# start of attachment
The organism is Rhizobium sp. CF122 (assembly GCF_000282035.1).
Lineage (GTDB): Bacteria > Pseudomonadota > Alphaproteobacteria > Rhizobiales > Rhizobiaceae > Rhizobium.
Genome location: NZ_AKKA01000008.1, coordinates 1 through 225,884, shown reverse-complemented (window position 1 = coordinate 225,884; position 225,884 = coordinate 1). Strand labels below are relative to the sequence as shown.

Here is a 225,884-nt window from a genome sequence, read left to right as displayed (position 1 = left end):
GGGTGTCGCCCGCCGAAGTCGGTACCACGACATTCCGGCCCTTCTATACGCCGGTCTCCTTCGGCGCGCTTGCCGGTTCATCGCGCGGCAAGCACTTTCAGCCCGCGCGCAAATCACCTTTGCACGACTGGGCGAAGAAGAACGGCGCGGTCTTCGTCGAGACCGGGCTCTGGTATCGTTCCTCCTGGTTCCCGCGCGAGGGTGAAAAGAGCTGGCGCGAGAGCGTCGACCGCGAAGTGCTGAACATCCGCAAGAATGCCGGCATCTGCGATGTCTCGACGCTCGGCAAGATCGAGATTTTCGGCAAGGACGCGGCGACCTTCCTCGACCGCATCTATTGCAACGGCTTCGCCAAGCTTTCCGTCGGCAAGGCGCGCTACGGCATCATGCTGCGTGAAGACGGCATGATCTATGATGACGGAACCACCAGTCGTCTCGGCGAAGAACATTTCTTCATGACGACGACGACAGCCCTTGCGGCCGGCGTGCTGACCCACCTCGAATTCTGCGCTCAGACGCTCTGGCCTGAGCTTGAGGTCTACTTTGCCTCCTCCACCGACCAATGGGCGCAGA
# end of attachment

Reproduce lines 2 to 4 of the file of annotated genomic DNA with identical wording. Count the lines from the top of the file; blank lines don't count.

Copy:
Lineage (GTDB): Bacteria > Pseudomonadota > Alphaproteobacteria > Rhizobiales > Rhizobiaceae > Rhizobium.
Genome location: NZ_AKKA01000008.1, coordinates 1 through 225,884, shown reverse-complemented (window position 1 = coordinate 225,884; position 225,884 = coordinate 1). Strand labels below are relative to the sequence as shown.

Here is a 225,884-nt window from a genome sequence, read left to right as displayed (position 1 = left end):